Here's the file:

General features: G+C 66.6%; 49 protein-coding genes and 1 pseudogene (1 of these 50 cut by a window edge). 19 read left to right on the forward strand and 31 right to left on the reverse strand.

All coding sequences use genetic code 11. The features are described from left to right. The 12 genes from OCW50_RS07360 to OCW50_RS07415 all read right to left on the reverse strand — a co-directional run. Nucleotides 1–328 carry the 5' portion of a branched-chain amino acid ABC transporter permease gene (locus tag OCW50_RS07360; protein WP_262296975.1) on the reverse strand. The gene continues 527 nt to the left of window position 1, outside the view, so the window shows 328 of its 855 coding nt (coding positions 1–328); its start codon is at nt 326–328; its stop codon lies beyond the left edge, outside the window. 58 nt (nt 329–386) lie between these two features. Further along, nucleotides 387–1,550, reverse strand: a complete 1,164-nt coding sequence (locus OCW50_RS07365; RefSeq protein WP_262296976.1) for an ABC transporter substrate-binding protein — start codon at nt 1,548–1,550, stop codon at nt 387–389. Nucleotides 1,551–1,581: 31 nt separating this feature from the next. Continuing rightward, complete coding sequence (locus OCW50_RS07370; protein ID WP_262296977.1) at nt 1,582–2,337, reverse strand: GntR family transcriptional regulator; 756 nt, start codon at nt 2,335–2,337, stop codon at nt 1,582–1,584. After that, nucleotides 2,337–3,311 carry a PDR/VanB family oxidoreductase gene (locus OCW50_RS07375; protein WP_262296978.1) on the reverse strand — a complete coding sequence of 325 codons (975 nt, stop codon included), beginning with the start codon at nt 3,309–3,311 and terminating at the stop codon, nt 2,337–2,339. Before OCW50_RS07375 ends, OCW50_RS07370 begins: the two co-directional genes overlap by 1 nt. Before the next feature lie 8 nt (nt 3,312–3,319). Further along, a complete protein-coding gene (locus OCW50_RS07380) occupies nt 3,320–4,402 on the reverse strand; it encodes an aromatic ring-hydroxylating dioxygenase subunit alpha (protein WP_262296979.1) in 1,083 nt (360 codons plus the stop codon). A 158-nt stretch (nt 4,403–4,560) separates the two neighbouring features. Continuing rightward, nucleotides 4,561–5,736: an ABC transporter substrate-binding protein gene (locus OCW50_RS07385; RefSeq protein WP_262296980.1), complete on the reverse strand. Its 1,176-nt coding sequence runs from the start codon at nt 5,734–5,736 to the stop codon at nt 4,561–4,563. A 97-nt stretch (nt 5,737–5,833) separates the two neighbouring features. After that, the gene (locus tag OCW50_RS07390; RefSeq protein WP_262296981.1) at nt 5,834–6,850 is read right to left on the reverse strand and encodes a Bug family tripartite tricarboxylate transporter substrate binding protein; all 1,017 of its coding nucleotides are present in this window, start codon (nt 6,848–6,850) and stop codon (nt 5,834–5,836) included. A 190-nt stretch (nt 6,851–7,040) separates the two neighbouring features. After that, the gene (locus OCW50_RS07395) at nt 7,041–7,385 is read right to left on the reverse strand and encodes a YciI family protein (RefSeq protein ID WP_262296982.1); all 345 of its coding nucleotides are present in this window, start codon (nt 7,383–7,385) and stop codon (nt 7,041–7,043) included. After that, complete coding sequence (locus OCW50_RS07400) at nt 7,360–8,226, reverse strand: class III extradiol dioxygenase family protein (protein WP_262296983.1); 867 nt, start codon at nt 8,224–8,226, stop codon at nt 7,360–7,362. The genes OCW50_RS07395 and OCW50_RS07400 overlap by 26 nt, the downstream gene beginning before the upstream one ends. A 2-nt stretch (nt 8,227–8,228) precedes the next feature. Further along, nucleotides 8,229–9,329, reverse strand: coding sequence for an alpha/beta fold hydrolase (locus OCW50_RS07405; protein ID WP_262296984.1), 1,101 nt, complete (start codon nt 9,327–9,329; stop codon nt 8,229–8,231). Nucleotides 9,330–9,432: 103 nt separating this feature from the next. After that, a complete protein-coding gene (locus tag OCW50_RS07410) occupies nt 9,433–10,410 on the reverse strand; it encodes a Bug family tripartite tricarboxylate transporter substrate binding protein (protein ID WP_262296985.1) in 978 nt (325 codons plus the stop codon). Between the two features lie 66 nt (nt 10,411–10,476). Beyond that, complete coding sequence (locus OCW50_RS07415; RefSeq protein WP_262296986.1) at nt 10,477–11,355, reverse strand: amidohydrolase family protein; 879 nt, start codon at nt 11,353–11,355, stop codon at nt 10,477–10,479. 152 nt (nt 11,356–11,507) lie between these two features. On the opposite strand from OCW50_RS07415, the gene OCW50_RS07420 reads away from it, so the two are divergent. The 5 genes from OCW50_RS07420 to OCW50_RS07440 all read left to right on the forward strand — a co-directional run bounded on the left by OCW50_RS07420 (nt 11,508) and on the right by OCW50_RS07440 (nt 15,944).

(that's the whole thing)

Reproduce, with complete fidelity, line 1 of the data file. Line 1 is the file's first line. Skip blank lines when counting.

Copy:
General features: G+C 66.6%; 49 protein-coding genes and 1 pseudogene (1 of these 50 cut by a window edge). 19 read left to right on the forward strand and 31 right to left on the reverse strand.